an increase in not just cyber espionage and cyber influence operations targeted
at the electoral systems, but also candidates being impersonated on social
media and other types of information operations designed to target the voters

This threat is not
isolated to the United States—as FireEye noted, the risk may apply to a number
of elections abroad, including those in Taiwan, South Korea, France and Poland.
“Nation-state influence activities at the intersection of cyber threats and information
operations will continue developing,” the researchers wrote. “FireEye has
observed information operations linked to Russia, China, Iran, Venezuela, and
other countries developing and maturing as these have received public

Jim Wetekemp, CEO of
Riskonnect, pointed to the increased economic risk that could result from
uncertainty surrounding the 2020 elections more broadly. “With election year
jitters rising and outlooks of an economic slowdown swaying back and forth,
risk organizations need to consider both initial uncertainty and potential
longtail change when planning risk coverage for next year,” he said. “In the
short-term, understanding possible capital expenditure reductions, hiring
stalls, fluctuations in consumer confidence or credit markets will be
paramount. As we move beyond 2020, organizations will need to consider risks
related to economic and regulatory changes that could result as the election
unfolds. Everything from increased tariffs through changing international
trade, radical restructuring of the healthcare industry, new federal approaches
to corporate taxes, or operational and regulatory changes related to climate
change could be on the table.”

The Impact of 5G

No discussion about
top cyberrisk concerns of the year would be complete without mentioning 5G,
which remains a hot topic across industry verticals and around the world.
Particularly amid the raging trade war between the United States and China,
much has been made of the ties between China and the technology and
infrastructure underpinning the shift to 5G. Many western authorities have
cited supply chain risk concerns about potential backdoors in the technology
that could be exploited by the Chinese government, while others find these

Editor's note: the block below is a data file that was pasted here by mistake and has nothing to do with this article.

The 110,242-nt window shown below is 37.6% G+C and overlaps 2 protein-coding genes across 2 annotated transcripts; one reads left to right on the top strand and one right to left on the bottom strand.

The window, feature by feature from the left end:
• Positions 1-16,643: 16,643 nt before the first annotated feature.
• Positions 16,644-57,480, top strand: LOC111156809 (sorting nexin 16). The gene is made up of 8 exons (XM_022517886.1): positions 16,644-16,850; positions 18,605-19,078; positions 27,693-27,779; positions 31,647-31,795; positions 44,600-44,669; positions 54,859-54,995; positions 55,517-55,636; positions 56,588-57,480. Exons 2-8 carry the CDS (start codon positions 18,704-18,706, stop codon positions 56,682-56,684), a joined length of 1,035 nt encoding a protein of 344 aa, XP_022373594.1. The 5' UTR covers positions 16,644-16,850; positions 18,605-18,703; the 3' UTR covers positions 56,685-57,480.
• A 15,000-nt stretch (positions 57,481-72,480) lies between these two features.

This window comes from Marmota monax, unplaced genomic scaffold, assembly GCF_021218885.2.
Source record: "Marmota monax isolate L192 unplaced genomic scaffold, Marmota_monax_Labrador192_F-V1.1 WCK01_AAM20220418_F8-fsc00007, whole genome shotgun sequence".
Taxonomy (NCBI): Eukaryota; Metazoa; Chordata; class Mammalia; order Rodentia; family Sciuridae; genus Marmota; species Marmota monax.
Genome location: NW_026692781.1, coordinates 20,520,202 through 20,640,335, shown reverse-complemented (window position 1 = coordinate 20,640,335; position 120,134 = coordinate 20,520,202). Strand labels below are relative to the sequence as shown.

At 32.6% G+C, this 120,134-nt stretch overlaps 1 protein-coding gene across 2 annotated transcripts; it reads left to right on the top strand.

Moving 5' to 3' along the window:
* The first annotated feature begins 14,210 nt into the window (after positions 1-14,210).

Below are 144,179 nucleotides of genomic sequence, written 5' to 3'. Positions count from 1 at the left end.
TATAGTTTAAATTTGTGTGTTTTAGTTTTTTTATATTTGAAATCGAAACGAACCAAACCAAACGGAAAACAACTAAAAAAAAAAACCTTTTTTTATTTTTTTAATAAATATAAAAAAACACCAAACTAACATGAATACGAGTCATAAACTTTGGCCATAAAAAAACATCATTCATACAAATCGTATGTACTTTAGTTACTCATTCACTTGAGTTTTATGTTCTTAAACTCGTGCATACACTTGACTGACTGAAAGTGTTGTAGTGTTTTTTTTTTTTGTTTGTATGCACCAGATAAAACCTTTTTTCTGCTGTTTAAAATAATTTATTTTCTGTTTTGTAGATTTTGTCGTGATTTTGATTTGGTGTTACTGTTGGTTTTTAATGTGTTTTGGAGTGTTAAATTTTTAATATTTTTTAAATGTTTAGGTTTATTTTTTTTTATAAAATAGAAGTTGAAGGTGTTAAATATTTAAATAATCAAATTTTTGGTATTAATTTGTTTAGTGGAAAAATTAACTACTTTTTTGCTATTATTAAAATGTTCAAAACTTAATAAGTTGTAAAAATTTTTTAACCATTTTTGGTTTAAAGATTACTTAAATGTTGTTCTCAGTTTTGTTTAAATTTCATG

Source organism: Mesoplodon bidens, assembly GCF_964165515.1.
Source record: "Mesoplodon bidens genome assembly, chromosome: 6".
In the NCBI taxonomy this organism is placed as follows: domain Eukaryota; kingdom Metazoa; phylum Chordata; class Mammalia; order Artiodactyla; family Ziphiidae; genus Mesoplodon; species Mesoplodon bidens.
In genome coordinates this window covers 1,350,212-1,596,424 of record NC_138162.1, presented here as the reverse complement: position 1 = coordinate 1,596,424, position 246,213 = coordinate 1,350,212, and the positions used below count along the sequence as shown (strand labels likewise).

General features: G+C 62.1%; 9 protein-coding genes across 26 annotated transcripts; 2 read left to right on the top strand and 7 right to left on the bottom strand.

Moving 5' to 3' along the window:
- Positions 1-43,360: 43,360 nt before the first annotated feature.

claims either paranoid or protectionist.

The dramatic
enhancements in speed and bandwidth that 5G promises could also pose a risk by
facilitating more frequent and more powerful cyberattacks, experts believe.
This could cause issues due to the asymmetry of resources between those who
have 5G technology and those in areas that have not yet adopted it or do not
have the infrastructure to support it. The technology is also expected to
support a booming class of internet of things (IoT) devices, which could be
tremendously beneficial for companies and consumers alike. But as these devices
also introduce significant vulnerabilities into the environments in which they
are adopted, this could mean an exponential increase in the number of entry
points for malicious actors or points of failure in the event of disruption.

As Verodin noted
about the risks of increased IoT adoption, “The increasing number of devices
and applications connected to the distributed cloud gives adversaries a larger
playing field on which to target attacks. Additionally, with cloud-hosted
platforms and decentralized infrastructure, security professionals have far
less visibility into the security stack and how it’s managed, forcing companies
to rely on the promises made by cloud vendors that their environments are
secure, without a way to know if assets are fully protected.”

Vishing and Deepfakes

Email security firm
Mimecast predicted in a recent threat intelligence report that voicemail
phishing is poised to rise as an attack vector. “Vishing” can take a number of
forms: Voicemail spam and phishing uses MP3 and voice-to-email service to
disseminate voicemails to call bogus spam and phishing phone numbers. Other
phishing attacks lure email recipients into opening an attachment purporting to
be a voicemail message or to click buttons that appear to play the message but
are actually linked to shortened phishing URLs. At the nexus of phishing, CEO
fraud and artificial intelligence technology, voice impersonation schemes are
also expected to increase in the wild. These schemes may involve fake caller ID
information and are often even more effective than other social engineering
schemes because victims are more likely to give out information and think less
about suspicious situations when on the phone.

In another version
of vishing, criminals can also use commercially available AI software to create
realistic impersonations that can be used in social engineering schemes. In one
vishing case that made headlines last year, criminals used this tactic to